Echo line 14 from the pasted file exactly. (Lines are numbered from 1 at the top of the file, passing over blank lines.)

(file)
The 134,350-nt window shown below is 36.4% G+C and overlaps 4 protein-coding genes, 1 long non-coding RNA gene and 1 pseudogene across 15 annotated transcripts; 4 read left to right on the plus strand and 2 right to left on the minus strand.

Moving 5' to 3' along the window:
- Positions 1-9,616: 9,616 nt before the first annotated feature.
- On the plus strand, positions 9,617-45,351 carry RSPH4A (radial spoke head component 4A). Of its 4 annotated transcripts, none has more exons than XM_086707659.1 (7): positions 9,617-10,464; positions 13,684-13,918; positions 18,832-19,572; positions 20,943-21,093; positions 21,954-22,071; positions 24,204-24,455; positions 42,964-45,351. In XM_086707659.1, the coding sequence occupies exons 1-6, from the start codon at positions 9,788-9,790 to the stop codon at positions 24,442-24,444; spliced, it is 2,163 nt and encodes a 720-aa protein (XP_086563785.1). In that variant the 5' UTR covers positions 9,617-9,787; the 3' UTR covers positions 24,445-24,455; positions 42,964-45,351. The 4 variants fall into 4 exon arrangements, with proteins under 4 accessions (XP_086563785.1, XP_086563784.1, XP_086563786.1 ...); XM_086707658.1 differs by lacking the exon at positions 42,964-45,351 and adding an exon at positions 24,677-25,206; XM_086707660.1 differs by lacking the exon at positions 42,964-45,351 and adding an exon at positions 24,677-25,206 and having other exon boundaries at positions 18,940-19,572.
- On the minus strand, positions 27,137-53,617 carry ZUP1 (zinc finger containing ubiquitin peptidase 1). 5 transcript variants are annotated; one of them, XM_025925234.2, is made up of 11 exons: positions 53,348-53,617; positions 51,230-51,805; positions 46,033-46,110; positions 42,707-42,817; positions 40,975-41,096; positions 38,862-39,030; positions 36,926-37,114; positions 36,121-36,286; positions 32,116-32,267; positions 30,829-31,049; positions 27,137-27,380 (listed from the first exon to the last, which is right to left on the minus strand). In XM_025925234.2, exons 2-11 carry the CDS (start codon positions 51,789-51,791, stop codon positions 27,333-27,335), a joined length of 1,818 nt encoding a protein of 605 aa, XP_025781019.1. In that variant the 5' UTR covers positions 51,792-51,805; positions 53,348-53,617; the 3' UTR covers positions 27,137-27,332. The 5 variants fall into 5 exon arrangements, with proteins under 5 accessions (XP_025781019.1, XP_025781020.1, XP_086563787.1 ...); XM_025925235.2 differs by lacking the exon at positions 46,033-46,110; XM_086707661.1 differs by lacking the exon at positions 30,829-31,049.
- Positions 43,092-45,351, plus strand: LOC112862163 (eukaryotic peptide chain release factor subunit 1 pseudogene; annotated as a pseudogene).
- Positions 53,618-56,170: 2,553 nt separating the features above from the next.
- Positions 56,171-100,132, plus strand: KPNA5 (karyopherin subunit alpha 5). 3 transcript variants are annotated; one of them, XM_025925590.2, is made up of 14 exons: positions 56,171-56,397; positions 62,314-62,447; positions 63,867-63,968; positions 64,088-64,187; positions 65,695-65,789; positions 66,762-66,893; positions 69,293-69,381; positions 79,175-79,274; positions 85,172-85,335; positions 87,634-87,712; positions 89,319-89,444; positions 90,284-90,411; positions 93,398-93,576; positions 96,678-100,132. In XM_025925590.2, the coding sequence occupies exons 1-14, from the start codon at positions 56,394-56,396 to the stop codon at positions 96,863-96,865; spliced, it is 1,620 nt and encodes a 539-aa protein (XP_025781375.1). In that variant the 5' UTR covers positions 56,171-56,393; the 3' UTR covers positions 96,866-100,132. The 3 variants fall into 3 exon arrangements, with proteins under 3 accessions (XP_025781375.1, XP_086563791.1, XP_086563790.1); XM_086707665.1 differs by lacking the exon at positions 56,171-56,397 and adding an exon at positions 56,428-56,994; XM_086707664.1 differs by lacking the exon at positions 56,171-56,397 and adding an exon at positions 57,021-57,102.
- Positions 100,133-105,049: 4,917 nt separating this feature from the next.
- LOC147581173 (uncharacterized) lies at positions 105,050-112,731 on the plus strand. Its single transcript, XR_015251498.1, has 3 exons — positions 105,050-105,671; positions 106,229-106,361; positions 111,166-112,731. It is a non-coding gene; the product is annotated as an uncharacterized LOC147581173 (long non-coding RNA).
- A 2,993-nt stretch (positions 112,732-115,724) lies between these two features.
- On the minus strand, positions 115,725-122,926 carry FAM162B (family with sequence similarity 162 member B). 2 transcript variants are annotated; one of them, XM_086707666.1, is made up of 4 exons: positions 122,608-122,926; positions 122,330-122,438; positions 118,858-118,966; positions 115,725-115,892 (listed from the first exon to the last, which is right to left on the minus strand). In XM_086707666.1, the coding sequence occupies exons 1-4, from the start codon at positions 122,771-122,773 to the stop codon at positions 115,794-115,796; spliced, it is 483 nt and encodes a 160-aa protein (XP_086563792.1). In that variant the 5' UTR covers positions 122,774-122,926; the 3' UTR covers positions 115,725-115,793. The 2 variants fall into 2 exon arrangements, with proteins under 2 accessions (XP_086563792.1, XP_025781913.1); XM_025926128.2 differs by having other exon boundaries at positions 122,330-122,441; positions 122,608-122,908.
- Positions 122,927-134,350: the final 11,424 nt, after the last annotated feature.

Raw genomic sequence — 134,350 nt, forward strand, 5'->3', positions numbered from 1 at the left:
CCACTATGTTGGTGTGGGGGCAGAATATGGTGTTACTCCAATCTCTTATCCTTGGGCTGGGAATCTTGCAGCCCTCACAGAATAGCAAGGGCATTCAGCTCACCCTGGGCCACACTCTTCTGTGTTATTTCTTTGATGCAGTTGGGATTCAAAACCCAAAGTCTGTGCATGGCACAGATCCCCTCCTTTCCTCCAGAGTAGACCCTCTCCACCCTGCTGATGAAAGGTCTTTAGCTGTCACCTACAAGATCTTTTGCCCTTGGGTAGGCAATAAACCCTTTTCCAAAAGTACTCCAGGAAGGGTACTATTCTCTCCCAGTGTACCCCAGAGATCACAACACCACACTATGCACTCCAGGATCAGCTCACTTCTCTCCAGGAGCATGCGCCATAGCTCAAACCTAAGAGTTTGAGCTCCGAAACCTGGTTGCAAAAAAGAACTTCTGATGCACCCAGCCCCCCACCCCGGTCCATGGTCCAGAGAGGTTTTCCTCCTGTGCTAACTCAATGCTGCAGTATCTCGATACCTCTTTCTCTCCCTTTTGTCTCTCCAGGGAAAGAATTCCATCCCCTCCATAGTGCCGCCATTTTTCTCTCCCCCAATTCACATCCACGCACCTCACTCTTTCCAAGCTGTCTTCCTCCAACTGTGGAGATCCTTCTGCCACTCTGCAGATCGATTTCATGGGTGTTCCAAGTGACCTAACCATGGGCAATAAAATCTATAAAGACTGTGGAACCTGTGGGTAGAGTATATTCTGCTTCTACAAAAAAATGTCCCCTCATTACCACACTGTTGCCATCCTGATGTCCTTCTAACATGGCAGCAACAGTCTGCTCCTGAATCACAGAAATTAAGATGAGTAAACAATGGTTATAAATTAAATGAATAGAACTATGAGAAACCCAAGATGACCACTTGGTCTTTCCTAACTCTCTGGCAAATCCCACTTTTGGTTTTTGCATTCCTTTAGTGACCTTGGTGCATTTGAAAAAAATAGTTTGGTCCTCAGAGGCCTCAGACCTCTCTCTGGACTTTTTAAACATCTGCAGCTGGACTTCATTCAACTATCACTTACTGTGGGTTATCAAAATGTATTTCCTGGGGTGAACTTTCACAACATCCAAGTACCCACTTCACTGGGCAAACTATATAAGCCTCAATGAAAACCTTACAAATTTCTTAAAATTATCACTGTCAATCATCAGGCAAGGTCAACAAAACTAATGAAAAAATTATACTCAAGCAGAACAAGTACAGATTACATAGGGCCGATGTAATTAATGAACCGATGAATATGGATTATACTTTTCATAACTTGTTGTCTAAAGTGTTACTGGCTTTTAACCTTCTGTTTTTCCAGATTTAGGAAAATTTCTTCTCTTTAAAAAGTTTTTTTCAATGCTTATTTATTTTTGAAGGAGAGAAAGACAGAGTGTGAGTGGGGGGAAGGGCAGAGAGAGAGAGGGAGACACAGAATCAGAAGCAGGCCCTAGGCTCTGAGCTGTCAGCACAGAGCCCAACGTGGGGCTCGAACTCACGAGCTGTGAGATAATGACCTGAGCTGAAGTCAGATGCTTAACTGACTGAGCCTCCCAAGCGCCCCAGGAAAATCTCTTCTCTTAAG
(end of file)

Raw genomic sequence — 134,350 nt, forward strand, 5'->3', positions numbered from 1 at the left: